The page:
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Mental Capacity - why look for a paradigm shift?

Research output: Contribution to journalArticlepeer-review

Original languageEnglish
JournalMedical Law Review
Accepted/In press29 Nov 2022

King's Authors

Abstract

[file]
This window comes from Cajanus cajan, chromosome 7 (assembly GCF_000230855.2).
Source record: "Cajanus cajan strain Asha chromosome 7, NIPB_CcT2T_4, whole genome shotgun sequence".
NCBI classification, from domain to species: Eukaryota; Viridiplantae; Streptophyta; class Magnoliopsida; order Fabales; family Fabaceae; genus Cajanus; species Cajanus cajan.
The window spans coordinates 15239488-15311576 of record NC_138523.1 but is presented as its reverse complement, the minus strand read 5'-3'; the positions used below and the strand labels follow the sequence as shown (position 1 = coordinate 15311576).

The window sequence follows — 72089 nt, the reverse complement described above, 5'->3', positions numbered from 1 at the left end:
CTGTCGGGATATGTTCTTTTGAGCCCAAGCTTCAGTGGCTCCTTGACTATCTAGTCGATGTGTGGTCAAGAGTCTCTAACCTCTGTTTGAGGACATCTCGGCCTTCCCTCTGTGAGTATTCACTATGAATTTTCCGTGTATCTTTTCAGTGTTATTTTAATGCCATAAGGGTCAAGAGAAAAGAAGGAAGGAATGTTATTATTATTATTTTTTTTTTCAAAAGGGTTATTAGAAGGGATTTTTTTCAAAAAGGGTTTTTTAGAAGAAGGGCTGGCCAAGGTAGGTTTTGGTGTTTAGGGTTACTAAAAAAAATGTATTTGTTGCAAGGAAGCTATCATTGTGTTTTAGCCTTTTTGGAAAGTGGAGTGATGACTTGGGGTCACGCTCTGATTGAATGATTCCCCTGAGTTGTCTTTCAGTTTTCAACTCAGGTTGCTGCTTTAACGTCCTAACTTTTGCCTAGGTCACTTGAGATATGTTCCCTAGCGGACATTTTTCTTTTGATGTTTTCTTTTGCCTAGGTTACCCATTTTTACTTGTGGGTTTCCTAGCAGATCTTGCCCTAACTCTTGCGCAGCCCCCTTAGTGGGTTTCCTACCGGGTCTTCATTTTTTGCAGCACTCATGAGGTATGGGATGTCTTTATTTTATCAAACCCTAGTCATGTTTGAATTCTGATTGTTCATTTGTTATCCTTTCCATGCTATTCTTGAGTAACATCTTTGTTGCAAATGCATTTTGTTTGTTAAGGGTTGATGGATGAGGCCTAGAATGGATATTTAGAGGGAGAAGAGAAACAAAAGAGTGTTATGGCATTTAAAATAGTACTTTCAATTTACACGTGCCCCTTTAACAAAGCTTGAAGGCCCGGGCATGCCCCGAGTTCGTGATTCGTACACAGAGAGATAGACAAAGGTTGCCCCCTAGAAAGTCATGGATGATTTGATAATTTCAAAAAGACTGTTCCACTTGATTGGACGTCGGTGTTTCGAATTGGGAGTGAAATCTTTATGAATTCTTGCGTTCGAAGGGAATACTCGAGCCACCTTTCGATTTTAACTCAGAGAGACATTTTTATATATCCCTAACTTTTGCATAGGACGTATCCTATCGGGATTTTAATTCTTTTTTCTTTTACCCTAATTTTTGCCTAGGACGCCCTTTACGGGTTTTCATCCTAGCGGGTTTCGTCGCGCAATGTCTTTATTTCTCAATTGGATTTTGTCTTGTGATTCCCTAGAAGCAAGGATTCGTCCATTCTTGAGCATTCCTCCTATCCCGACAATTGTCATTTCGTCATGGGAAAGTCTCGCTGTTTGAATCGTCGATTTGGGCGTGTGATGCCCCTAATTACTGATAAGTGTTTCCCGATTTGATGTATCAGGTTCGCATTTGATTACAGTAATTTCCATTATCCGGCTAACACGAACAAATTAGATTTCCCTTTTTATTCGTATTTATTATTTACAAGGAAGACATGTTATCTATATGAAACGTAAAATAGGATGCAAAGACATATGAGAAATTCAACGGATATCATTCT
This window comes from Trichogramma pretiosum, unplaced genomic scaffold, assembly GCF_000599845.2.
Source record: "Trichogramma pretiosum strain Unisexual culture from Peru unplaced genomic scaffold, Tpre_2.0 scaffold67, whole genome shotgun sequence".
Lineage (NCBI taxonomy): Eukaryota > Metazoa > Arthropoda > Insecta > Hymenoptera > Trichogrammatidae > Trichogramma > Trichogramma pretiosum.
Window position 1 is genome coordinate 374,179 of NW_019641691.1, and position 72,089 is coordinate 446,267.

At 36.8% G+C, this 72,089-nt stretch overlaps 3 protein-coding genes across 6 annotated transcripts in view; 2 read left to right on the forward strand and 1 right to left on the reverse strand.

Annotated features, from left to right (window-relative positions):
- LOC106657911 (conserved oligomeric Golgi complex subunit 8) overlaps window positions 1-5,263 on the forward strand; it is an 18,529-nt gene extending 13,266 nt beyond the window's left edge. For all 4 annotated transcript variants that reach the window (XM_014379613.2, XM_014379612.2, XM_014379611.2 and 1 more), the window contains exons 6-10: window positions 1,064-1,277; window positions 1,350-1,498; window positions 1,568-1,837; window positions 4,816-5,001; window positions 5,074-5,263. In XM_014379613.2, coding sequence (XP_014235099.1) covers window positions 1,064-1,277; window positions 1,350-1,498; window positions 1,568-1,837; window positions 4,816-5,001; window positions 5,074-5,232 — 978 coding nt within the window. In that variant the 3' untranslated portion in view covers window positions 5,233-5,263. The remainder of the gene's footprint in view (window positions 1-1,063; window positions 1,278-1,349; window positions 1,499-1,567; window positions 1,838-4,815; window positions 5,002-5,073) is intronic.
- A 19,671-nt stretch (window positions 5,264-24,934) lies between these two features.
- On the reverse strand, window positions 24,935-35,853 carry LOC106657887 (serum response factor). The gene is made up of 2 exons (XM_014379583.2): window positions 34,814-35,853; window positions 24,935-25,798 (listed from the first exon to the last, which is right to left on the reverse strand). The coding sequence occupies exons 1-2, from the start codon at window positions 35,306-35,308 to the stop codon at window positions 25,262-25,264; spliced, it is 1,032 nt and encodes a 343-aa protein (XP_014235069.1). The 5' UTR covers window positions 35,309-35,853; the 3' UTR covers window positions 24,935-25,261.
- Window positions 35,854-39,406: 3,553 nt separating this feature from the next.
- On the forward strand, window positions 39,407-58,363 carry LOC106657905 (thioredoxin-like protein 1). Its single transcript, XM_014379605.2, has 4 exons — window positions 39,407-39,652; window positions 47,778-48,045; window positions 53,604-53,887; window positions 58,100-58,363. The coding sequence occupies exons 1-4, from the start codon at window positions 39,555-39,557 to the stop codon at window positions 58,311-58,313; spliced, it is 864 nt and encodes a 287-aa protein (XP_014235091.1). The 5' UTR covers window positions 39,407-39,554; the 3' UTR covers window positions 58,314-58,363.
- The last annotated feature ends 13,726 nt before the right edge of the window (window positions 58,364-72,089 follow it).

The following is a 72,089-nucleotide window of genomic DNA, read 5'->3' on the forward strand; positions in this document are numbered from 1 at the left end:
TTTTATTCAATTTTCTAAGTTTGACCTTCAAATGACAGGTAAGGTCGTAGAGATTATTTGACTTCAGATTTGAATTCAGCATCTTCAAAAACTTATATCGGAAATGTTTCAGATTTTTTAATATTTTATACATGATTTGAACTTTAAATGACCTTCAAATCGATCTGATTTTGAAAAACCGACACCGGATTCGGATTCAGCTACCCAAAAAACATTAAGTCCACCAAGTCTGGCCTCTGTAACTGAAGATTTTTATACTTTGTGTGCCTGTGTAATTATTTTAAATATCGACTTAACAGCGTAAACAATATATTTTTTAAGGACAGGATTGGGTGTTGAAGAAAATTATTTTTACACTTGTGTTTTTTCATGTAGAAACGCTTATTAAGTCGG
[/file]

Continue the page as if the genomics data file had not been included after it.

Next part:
Over the last 10 years there has been a sustained challenge to the concept of mental capacity. That challenge is not just to the way in which it is assessed, or legal responses where the individual in question lacks that capacity but to the very legitimacy of the concept. That challenge has been spearheaded by the Committee on the Rights of Persons with Disabilities, the treaty body for the UN Convention on the Rights of Persons with Disabilities and is repeatedly asserted as having produced a paradigm shift. This paper addresses why the Committee’s interpretation has had such limited traction and whether it should have traction. It also analyses whether, in fact, the Committee has more recently subtly but importantly shifted its position, implicitly recognising that the paradigm in relation to capacity has not shifted in the way some have asserted. The paper then develops an argument that the true goal should be to achieve a satisfactory determination of whether a person has or lacks mental capacity to make a relevant decision or take a relevant decision, as context for multi-disciplinary, research-informed guidelines designed as a contribution to securing that goal. Whilst focused on the approach to mental capacity in England & Wales enshrined within the Mental Capacity Act 2005, the arguments advanced within the paper are of relevance to the wider debates about the legitimacy of the concept of mental capacity, and to those concerned with securing the rights of those with impairments.

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